Ramadan; a time for reflection, a time for fasting, a time to take a lot of afternoon naps. In my compound, I’m up at 5:30, eating a breakfast of bread and mayonnaise with hot tea and drinking cups of water. By 6 am you better be finished, daybreak comes quick. Some mornings I’m able to fall back asleep, ignoring a full stomach, until the sounds of my compound wake me up for good. Other mornings, the book I fell asleep reading is just too good and I lay in bed, protected from the flies by my mosquito net, until I start sweating. School’s still out for the kids but usually they are nowhere to be seen- there is a monkey problem down at our garden so Ibrahima and Malick (the 8 year old and 9 year old in the family) are sent down there at sunrise to guard the garden. Every day, all day, they play in the garden, making sure to occasionally bang on a metal watering can or sing some loud song to keep those thieving monkeys away from the vegetables. My mornings are spent on my hammock, reading or as the case has been recently, studying for the GRE, on my front porch in the shade. I barely think about food until after 2 and by then I always figure that it’s only a few hours ‘til sunset. A quick bucket shower as the sky burns orange and then it’s the buffet of break-the-fast. My family usually makes two or three different dishes (Monie, Tourne, and Gosie), some spicy, others sweet. The key, I’ve learned, is not to eat too much at first because there’s a lot more food coming. After break the fast, its fresh roasted corn and peanuts followed by prayer time. I usually bring out my mat from my hut and go through the motions with them. My older brother, Amadou, leads the prayers and has his mat in front and then his wife, his younger brother, Garanke, and his wife and I all line up behind Amadou. It’s pretty incredible praying out there at night, the wind blowing and the stars so present. Often a storm is brewing and crashes of lighting and thunder punctuate the experience. You know, when they’re doing their thing, mumbling through the Arabic that they learned when they were young, it reminds me so much of praying in Hebrew. And recently, it was Yom Kippur for us Jew-balls. I’ve been doing some reminiscing about Hebrew in my hut as well since I sort of signed on to do a little something for the day of atonement at the Tambacounda Regional House. I put together a small Shacharit service full of short prayers, Bob Dylan lyrics, messages of non-violence from Gandhi in response to the situation in the middle east, and more. The night before the service, we all cooked up a storm: potato latkes, matzah ball soup, home made apple sauce, baba ganoush, tabouli… it was wonderful. At the service, everyone in the house came to participate; we had about 15 people in all and only 3 Jews. I think it was well received and I actually got feedback that some people wished it was a little longer. I figured an hour was plenty to make people listen to me chant Hebrew prayers that I only vaguely remember the tune to from summer camp, but what do I know.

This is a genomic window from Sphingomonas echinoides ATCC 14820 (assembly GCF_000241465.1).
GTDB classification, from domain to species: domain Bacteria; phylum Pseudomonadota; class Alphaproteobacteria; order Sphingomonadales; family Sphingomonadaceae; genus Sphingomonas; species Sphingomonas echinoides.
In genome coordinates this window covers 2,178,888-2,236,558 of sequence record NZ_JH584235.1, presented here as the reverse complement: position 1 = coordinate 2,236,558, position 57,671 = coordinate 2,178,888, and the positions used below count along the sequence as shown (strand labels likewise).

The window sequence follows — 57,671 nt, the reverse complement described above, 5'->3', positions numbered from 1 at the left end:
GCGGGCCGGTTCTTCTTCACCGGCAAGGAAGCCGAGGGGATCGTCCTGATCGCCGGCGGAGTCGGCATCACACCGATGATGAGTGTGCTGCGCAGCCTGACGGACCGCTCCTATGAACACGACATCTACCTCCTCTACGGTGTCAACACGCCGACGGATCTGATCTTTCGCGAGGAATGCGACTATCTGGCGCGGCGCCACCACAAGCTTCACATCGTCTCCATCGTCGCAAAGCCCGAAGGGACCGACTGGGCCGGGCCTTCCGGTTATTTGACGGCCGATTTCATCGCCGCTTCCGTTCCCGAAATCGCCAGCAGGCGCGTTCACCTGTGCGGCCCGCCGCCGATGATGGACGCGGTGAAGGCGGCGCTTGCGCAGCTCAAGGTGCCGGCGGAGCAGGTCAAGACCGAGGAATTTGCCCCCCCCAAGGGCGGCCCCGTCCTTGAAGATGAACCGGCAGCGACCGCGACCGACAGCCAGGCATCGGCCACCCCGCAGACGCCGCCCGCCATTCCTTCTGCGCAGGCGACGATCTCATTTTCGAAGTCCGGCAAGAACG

I decided to stay at the Tambacounda Regional House for the Agricultural Summit, three days of meetings, field trips, and paid meals. Not to mention, I got to see a lot of friends from all over the country. I don’t usually work with the farmers in my village on their field crops but maybe next year, I can get one or two of the more adventurous farmers to try some of these new techniques for soil improvement. It’s pretty clear where the soil is degraded by the patches (sometimes large patches) of spindly corn stalks- corn is one of the best indicators of soil degradation, and my village definitely is having some problems with this issue.
And now after a few days in the village I’m heading out again. The documentary I’m working on will start shooting on the 5th or 6th. I’m giddy with excitement. I’ll let you know how it goes. Hope everything’s ok in the States and I’ll talk to you all soon.
Tuesday, October 2, 2007
Posted by Barry Pousman at 6:05 AM